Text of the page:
out of the way and you know my wife was

so upset about that and she very gentle

soul she didn't say anything I told you

should have told them you know I speak

Spanish and that's not and I got upset I

went back to the store you know and I

just I saw the manager and I told him

what happened I also reminded him that a

good because it's a store right next to

a very large Muslim population they have

a lot of Muslims that buy there which is

always bottom line if you can bring that

in get some action right son I just told

him what happened he was really

horrified and and you know said he would

talk to two people but you know we

forget that that these things do happen

is very interesting occurrence is to

feel the brunt of that

you know black like me that type of

thing where you suddenly realize there

is another world of experience for other

people and for the Muslim it's just by

the fact that they're Muslim it's not

you know yeah it's very interesting so

it's it goes back to some real basic

prejudices and some basic things and

hopefully you know I tend to be an


I'm skeptical a lot of things but I tend

to be an optimist so and and the Quran

does say don't don't despair it's not a

good thing to do it's the only

unforgivable sin for the Catholics

so uh-huh don't despair again it's part

of you know if you go in the way I look

at it humanity had a beginning just like

I had a beginning as a child I've grown

into my adulthood I will grow old if I

have a full life I may even become

decrepit at the end of my life right

this is part of the natural process you

know humanity had its maturity it will

have its it's decay and it will have its

old age and it will have its decrepit

period and then it comes to an end for

something new to happen from my

perspective so you know the way the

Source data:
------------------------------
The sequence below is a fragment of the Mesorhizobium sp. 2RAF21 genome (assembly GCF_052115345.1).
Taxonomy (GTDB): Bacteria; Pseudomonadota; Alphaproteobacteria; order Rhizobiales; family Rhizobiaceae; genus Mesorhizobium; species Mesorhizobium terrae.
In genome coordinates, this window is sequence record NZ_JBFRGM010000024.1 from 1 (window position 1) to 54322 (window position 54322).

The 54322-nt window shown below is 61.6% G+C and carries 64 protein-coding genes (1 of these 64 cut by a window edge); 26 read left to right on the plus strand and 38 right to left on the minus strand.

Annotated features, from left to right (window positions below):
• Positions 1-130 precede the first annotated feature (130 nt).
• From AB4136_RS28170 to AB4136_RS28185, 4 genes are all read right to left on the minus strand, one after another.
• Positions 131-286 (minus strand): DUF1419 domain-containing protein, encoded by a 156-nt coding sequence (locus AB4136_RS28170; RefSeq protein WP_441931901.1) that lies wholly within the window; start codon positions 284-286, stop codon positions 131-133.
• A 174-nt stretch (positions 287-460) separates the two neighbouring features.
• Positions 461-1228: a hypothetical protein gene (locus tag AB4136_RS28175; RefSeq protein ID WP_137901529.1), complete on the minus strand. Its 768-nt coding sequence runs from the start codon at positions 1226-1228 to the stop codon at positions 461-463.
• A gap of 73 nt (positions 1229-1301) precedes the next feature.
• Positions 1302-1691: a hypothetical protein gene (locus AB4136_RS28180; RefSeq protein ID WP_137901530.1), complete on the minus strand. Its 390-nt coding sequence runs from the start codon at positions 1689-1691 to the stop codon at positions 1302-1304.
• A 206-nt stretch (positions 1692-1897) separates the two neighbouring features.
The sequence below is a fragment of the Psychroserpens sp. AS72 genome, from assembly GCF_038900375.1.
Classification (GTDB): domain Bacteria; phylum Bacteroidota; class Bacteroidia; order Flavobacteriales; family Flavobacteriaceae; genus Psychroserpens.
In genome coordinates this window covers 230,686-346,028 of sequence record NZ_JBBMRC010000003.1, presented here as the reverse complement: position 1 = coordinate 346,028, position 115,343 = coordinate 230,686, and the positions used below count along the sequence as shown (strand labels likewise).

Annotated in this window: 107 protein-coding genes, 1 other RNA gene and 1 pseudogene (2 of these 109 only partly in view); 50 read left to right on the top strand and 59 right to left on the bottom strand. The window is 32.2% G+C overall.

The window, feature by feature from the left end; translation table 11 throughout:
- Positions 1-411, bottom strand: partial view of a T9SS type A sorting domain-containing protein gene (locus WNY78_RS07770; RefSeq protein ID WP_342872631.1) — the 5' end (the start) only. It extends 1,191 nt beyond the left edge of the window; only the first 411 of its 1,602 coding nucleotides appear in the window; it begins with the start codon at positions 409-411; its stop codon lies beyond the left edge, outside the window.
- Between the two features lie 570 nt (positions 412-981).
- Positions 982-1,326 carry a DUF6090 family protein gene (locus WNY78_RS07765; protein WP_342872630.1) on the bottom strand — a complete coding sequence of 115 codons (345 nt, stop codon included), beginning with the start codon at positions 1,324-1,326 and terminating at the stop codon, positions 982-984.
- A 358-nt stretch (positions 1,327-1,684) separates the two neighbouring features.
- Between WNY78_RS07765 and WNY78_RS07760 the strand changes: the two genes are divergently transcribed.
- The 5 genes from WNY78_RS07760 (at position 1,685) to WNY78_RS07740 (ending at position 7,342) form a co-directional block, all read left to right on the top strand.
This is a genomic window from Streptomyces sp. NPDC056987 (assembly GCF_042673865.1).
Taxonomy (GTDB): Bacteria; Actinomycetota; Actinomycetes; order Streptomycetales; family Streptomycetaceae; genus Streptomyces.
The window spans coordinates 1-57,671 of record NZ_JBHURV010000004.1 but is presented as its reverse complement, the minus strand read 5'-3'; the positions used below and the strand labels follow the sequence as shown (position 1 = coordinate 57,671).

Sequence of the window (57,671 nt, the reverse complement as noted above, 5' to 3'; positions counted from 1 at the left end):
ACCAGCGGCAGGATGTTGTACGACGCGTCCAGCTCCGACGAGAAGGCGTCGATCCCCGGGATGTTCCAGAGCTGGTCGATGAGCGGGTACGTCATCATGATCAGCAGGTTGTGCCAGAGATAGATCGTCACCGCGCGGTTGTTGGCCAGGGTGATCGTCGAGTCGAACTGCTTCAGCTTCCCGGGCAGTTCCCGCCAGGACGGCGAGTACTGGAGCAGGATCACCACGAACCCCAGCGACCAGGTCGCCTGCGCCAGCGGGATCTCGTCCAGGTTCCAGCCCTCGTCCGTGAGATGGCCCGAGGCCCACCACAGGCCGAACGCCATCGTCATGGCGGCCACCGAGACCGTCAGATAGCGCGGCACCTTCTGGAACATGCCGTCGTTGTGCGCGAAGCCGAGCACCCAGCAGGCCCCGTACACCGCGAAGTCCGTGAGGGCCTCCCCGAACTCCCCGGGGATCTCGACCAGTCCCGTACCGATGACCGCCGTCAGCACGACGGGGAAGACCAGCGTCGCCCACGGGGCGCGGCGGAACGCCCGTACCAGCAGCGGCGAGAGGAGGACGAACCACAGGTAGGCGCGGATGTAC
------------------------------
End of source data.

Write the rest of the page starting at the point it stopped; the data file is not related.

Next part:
Muslims view everything is majesty

beauty and God according to the Quran is

the possessor of majesty and beauty

they're both from God so we are in a

very majestic time we're in a time where

there's a lot of tribulation this

country alone we don't I don't think we

realize the extent of our troubles in

this country if we just look at the

natural disasters in this country you

know in the 1980s insurance companies

were paying out five billion dollars a

week a year in in terms of natural

disasters we're now paying five billion

a week you know we've had a lot of

devastation in this country just in the

last ten years just in terms of naturals

that our topsoil is disappearing right

we're grossly over using our resources

our children are really getting lost in

a lot of very confusing messes our media

is extraordinarily you know pervasive

and in its you know the violence that is

putting out there and a lot of very

negative messages in the midst of that

there are some very positive things

happening you know and I would tend to

rather be identified and be part of

what's positive than just you know what

one man said well Heidegger said as well

we're way beyond pessimism and optimism

depressions a luxury

the world's coming to an end I'm

depressed you know no this is the a

you know this is the age it's like the

way I look at it you know there's a

scene in Gone with the Wind where she's

running through Atlanta and everybody's

just stretched out you know wounded and

dead you can either run through it or

you can just sit and offer somebody

water and Pat them on the back and just

say you know we're human this is it this

is the human condition it's awesome it's

incredible it's glorious

it's majestic it's beautiful it's

intense it's tragic

it's kamek it's all these elements and

and that's part of the the power and the

wonder of the whole thing so I'm going

to choose to remain positive about it

and I hope all of you do to your

teachers you can't get depressed

you know I saw wonderful program once on

PBS which was about the black schools

and and there were very very powerful

experience but there was a white man who

had been teaching in inner cities for a

very long time in since the early 1960s

and he was just saying how bad it was

getting and that he was losing hope and

that this just the faces you know the

lack of light in these young black

children's faces in these inner cities

it was just it was driving and he was

literally saying I'm just losing hope

I'm giving up and the black man jumped

up and he said you know we've suffered

we went we went through slavery went

through coming over the you know the

great crossing he said you're not going

to tell us there's no hope we sang songs

to get us through it you know and that's

the joy of the human you know the human

being is we're people of hope like the

rats and if the rats you know can do it

you know we can do it yeah really

that's that's our greatness that we do

have hope and despite all the odds right

so let's hopefully we're not like the

people on the Titanic that think the

ship is unsinkable and get to

arrogant right the band plays on and we

all go down